That was the verdict the jury came to in the trial of David Bisard – the IMPD officer who crashed his patrol car into a group of motorcyclists in 2010, killing Eric Wells and gravely injuring Mary Mills and Kurt Weekly.
The prosecution argued that Bisard was drunk and driving recklessly, relying on expert testimony and two contested vials of Bisard's blood, which showed he had a .19-percent BAC at the time of the crash.
Bisard's defense team argued that the case belonged in civil court, that Bisard's blood had been handled improperly, and that not one of dozens of witnesses saw signs of intoxication in Bisard after the crash.
In the end, the jury sided with the prosecution, delivering a guilty verdict on all charges, including the primary charge of DUI causing death, a class "B" felony which carries a sentencing range of 6-20 years.
It's now up to Allen Superior Court Judge John Surbeck to determine the appropriate penalties for those charges. The sentencing hearing has been set for Nov. 26 at 1:30 p.m.
The reaction in the courtroom was subdued.
Aaron and Mary Wells, the parents of Eric Wells, the motorcyclist killed in the crash, hugged and held the hand George Burt, Eric's friend and the only one of four motorcyclists who survived the crash without injury.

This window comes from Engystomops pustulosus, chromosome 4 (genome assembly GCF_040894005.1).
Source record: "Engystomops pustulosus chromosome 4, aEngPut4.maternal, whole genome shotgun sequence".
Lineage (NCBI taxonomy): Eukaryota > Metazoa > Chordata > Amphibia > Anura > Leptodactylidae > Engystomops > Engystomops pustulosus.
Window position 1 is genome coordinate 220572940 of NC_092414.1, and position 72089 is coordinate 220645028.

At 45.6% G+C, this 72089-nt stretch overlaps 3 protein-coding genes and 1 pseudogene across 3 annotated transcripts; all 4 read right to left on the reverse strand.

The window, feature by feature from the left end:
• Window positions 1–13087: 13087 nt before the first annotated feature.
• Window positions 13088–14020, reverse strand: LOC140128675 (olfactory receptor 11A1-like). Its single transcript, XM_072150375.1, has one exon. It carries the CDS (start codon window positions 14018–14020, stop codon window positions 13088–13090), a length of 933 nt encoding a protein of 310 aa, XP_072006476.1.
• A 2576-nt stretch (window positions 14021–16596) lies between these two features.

Laura Bisard, the wife of David Bisard, put her head in her hands and quietly wept.
Bisard simply lowered his head.
Outside the courtroom, the Wells said they can now return to Florida with "peace in their hearts" and begin to move on, three years after their son was killed.
"A burden was lifted … as soon as the verdict was read I felt lighter," Aaron Wells said.
"It's relief and it's shock, and it's all just kind of processing right now," added Mary Wells.
Deputy Prosecutor Denise Robinson, who closed the state's final arguments Monday, lauded the jury for being "conscientious" and deciding based on the "facts of the case."
Attorney John Kautzman spoke for Bisard's defense team.
"Obviously, we're disappointed with the verdict today," Kautzman said. He declined to comment on any immediate plans for an appeal.
Back in prison garb, David Bisard was besieged by reporters over the 10-yard walk between the courthouse door and a sheriff's van waiting to transport him back to the Allen County Jail.
He spoke only twice.
When asked what he had to say to the victims' families, he said, "I'm sorry. I'm sorry."
And, as he stepped into the van: "It's not true."
For the whole story on David Bisard case, from the Aug. 6, 2010, crash to the guilty verdict on Nov. 5, 2013, read our summary here.